Rep. Carolyn Maloney, a Democrat who represents Manhattan, Brooklyn and Queens, yesterday defended her opposition to the Iran Deal in defiance of President Obama– and got the name of a Middle East country wrong and also apparently misstated two Arab countries’ nuclear policies.
Wearing a firefighter’s coat (to signal her support for the Zadroga act to provide health benefits to 9/11 responders), Maloney expressed concern that the deal had caused “scratches” in the US relationship with Israel, which she said must be a non-partisan commitment for U.S. politicians. She went on to defend her opposition to the president on his signature foreign policy achievement:
“I didn’t think it [the deal] made the region any safer, and I didn’t think it prevented them from getting nuclear weapons. And I think the actions of Iran since then have proven it.”
She listed four reasons she continues to oppose the deal. In doing so, she put Yemen in Africa, called it Sudan:
They are hoping that the region will change in the future, but the ink was not even dry before they were announcing Death to America, Death to Israel. Osama bin Laden has taught us when they say they’re going to kill you, believe them…
Just after the deal was approved, they discovered more uranium [in Iran]…. They are now in the process of enriching that.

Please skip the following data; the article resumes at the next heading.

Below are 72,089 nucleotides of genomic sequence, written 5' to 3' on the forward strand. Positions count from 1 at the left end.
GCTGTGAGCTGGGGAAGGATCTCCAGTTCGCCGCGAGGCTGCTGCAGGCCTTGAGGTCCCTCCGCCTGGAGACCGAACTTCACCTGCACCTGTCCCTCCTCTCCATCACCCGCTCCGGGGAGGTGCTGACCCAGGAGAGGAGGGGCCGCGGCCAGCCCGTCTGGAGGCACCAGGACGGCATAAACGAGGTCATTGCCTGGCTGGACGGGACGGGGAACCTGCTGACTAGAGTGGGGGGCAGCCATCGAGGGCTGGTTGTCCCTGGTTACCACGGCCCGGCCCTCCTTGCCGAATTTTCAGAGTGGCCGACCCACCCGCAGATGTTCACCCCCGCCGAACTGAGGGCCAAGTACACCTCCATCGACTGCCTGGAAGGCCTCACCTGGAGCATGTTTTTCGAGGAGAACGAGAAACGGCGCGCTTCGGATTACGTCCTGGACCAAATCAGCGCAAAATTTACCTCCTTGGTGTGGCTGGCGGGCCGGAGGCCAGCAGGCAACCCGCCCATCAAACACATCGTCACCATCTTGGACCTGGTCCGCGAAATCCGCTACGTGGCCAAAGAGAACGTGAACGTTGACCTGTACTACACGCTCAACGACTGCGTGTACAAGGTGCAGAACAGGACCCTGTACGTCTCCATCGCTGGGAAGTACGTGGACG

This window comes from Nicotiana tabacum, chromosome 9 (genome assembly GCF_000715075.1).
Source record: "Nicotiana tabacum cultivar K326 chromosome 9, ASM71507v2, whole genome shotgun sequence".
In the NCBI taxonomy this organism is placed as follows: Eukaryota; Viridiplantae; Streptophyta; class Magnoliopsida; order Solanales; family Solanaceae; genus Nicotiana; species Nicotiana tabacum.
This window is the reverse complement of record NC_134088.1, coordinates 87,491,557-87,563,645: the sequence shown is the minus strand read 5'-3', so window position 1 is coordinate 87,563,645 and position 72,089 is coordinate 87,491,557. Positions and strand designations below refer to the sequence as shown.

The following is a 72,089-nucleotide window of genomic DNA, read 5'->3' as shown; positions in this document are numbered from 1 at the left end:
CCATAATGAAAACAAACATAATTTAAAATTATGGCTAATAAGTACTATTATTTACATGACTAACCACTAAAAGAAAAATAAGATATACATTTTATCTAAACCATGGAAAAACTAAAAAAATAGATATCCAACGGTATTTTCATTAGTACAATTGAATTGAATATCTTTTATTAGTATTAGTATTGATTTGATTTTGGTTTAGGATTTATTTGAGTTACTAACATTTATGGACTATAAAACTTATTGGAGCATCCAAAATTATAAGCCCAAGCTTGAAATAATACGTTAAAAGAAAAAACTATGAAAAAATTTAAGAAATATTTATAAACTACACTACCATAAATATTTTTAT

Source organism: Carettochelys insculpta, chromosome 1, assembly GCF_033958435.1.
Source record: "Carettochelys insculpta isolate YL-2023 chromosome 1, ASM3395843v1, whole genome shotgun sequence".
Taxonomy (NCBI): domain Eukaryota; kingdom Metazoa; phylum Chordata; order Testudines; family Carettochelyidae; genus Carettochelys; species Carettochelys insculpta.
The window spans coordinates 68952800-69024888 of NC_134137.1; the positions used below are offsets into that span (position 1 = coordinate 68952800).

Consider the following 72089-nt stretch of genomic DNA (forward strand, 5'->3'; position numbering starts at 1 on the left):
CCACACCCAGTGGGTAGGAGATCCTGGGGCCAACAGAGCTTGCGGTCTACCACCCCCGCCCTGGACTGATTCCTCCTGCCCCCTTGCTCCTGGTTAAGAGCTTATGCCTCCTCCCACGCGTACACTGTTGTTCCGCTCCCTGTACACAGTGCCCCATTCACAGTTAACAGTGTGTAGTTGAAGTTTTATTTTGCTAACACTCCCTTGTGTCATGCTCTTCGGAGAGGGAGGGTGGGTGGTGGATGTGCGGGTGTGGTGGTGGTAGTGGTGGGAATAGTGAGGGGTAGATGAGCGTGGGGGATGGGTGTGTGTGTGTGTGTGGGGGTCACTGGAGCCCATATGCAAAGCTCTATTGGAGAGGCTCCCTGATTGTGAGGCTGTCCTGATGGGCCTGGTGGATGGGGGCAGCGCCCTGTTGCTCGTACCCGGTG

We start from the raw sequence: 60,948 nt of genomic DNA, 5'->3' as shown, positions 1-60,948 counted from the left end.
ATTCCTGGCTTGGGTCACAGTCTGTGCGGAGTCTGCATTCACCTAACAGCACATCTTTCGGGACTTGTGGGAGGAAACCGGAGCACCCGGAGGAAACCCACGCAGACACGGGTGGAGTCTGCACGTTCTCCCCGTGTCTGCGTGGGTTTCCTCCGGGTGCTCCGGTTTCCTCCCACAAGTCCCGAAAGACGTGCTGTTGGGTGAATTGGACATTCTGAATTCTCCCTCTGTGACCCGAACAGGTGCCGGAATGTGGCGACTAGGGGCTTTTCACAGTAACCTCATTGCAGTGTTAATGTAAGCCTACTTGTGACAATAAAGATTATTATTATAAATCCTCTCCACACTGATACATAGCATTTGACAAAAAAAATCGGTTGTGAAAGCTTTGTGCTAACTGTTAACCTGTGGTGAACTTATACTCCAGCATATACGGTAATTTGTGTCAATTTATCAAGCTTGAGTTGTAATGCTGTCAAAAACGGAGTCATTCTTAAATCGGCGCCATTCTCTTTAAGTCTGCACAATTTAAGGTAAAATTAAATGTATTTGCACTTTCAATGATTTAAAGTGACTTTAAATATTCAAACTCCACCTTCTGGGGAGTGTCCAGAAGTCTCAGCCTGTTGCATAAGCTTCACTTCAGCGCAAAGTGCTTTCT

They were caught sending weapons since they signed the deal to the Houthis in the Sudan. They’ve been big exporters of terror in the region, Hamas and Hezbollah…
In fact, Sudan is on the Saudi side in Yemen. It sent troops there to oppose the Houthis.
Maloney then referred to “an arms race”
that has evolved since the agreement, with both Qatar, [and] the United Arab Emirates has now said that they’re no longer bound by their anti-nuclear proliferation agreements, that they’re going to start their nuclear program. And Saudi Arabia and Israel have both buying more arms. I don’t think that makes the region any safer.
The claim about the UAE is a talking point for Republican opponents of the deal. A Republican congressman said in October that a UAE official told him the Emirates intend to back out of its 2009 agreement with the US, the 123 deal, under which the US provides nuclear material to the country for peaceful energy production. It surely doesn’t signal an “arms race,” and UAE has denied the report. CBS reported:
the UAE Embassy in Washington sent a one-sentence email that said the “government has not formally changed its views or perspective on the 123 Agreement or commitments.” The UAE has said in the past that it welcomes the nuclear deal reached with Iran.
I have called both embassies to ask about Maloney’s claim, am awaiting a response.
Thanks to Jim Lobe, who spotted the mistakes.